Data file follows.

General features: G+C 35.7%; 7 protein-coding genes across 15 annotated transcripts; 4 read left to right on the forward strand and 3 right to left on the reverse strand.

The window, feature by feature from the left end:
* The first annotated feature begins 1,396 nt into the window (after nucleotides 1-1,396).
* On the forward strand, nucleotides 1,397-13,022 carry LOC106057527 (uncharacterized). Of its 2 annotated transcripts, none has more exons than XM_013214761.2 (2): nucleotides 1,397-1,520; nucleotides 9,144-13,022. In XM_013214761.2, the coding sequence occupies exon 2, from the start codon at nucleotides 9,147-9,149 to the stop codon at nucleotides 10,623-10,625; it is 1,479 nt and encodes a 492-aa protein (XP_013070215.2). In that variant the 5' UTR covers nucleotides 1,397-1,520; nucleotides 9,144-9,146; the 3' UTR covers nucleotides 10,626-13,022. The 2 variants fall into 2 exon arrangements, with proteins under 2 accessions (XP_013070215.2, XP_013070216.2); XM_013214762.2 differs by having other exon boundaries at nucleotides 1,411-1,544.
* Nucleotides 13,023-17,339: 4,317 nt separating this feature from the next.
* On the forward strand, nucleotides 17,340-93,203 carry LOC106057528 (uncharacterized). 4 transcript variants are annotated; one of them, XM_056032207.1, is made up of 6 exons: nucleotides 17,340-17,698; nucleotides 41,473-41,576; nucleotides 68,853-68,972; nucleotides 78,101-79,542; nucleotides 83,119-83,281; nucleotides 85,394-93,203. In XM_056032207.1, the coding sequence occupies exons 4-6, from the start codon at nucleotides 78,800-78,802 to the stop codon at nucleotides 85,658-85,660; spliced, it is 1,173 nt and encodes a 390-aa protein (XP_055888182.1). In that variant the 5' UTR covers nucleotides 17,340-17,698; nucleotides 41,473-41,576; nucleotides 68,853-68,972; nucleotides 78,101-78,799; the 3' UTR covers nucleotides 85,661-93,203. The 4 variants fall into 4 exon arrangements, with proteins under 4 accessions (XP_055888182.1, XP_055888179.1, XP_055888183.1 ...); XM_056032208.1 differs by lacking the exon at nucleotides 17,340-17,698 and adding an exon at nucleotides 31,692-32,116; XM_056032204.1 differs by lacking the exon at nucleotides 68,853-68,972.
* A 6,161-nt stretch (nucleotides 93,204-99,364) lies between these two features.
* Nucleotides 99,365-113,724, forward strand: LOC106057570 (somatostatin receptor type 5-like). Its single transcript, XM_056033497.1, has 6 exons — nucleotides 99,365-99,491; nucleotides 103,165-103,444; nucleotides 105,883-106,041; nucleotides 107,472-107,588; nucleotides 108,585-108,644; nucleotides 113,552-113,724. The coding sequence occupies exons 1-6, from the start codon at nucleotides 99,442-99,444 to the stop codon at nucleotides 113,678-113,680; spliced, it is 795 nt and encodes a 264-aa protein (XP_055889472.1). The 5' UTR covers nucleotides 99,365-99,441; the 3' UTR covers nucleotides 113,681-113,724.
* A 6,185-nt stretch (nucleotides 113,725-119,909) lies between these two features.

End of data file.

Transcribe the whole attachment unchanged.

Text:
General features: G+C 35.7%; 7 protein-coding genes across 15 annotated transcripts; 4 read left to right on the forward strand and 3 right to left on the reverse strand.

The window, feature by feature from the left end:
* The first annotated feature begins 1,396 nt into the window (after nucleotides 1-1,396).
* On the forward strand, nucleotides 1,397-13,022 carry LOC106057527 (uncharacterized). Of its 2 annotated transcripts, none has more exons than XM_013214761.2 (2): nucleotides 1,397-1,520; nucleotides 9,144-13,022. In XM_013214761.2, the coding sequence occupies exon 2, from the start codon at nucleotides 9,147-9,149 to the stop codon at nucleotides 10,623-10,625; it is 1,479 nt and encodes a 492-aa protein (XP_013070215.2). In that variant the 5' UTR covers nucleotides 1,397-1,520; nucleotides 9,144-9,146; the 3' UTR covers nucleotides 10,626-13,022. The 2 variants fall into 2 exon arrangements, with proteins under 2 accessions (XP_013070215.2, XP_013070216.2); XM_013214762.2 differs by having other exon boundaries at nucleotides 1,411-1,544.
* Nucleotides 13,023-17,339: 4,317 nt separating this feature from the next.
* On the forward strand, nucleotides 17,340-93,203 carry LOC106057528 (uncharacterized). 4 transcript variants are annotated; one of them, XM_056032207.1, is made up of 6 exons: nucleotides 17,340-17,698; nucleotides 41,473-41,576; nucleotides 68,853-68,972; nucleotides 78,101-79,542; nucleotides 83,119-83,281; nucleotides 85,394-93,203. In XM_056032207.1, the coding sequence occupies exons 4-6, from the start codon at nucleotides 78,800-78,802 to the stop codon at nucleotides 85,658-85,660; spliced, it is 1,173 nt and encodes a 390-aa protein (XP_055888182.1). In that variant the 5' UTR covers nucleotides 17,340-17,698; nucleotides 41,473-41,576; nucleotides 68,853-68,972; nucleotides 78,101-78,799; the 3' UTR covers nucleotides 85,661-93,203. The 4 variants fall into 4 exon arrangements, with proteins under 4 accessions (XP_055888182.1, XP_055888179.1, XP_055888183.1 ...); XM_056032208.1 differs by lacking the exon at nucleotides 17,340-17,698 and adding an exon at nucleotides 31,692-32,116; XM_056032204.1 differs by lacking the exon at nucleotides 68,853-68,972.
* A 6,161-nt stretch (nucleotides 93,204-99,364) lies between these two features.
* Nucleotides 99,365-113,724, forward strand: LOC106057570 (somatostatin receptor type 5-like). Its single transcript, XM_056033497.1, has 6 exons — nucleotides 99,365-99,491; nucleotides 103,165-103,444; nucleotides 105,883-106,041; nucleotides 107,472-107,588; nucleotides 108,585-108,644; nucleotides 113,552-113,724. The coding sequence occupies exons 1-6, from the start codon at nucleotides 99,442-99,444 to the stop codon at nucleotides 113,678-113,680; spliced, it is 795 nt and encodes a 264-aa protein (XP_055889472.1). The 5' UTR covers nucleotides 99,365-99,441; the 3' UTR covers nucleotides 113,681-113,724.
* A 6,185-nt stretch (nucleotides 113,725-119,909) lies between these two features.